Veeraswami, J.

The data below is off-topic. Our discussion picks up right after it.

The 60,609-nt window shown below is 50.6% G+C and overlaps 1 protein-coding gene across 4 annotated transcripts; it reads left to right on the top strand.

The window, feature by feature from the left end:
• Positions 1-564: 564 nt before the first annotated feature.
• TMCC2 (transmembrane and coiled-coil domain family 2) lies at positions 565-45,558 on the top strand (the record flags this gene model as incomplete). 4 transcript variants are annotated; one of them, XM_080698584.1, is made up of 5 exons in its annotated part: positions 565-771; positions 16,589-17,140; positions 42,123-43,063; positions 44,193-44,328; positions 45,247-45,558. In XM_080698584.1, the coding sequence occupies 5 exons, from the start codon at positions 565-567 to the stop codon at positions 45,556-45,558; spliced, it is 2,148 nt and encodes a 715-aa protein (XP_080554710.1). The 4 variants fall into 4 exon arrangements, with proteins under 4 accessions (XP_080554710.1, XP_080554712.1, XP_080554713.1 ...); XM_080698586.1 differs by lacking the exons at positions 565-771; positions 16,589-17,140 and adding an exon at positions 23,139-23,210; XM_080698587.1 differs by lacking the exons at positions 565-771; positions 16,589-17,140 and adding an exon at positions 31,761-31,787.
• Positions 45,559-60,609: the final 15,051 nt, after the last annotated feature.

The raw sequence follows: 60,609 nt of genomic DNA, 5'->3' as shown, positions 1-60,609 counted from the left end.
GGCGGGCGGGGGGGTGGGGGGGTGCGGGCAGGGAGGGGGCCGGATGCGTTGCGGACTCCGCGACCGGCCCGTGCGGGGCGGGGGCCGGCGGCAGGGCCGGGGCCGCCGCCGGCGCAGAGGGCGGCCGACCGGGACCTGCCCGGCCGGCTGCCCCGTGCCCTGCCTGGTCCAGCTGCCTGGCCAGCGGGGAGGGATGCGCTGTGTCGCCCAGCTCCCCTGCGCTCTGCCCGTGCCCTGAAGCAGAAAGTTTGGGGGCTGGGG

1. The short point in this case is whether a Deputy Commissioner, in exercise of his powers under Section 32 of the Madras General Sales Tax Act, 1959, has jurisdiction to make an order levying penalty for the first time on the assessee where the assessing authority in its original order of assessment failed to make any observation on penalty. It is not in dispute that the assessing authority added Rs. 30,879.64 to the turnover reported, and that the turnover so added had been suppressed, but was discovered by means of certain anamath slips, the figures in which found no place in the assessee's account books. In those circumstances, in its provisional notice to assess, the assessing authority called upon the assessee to show cause why a penalty of Rs. 1,026 should not be levied ; but in the final assessment, apparently after applying its mind to the objections filed by the assessee, it decided not to levy any penalty. That apparently was its conclusion though it found no expression in the assessment order itself. The only point urged by the assessee before the authorities below was that the Deputy Commissioner had no power to revise the assessment order and levy the penalty.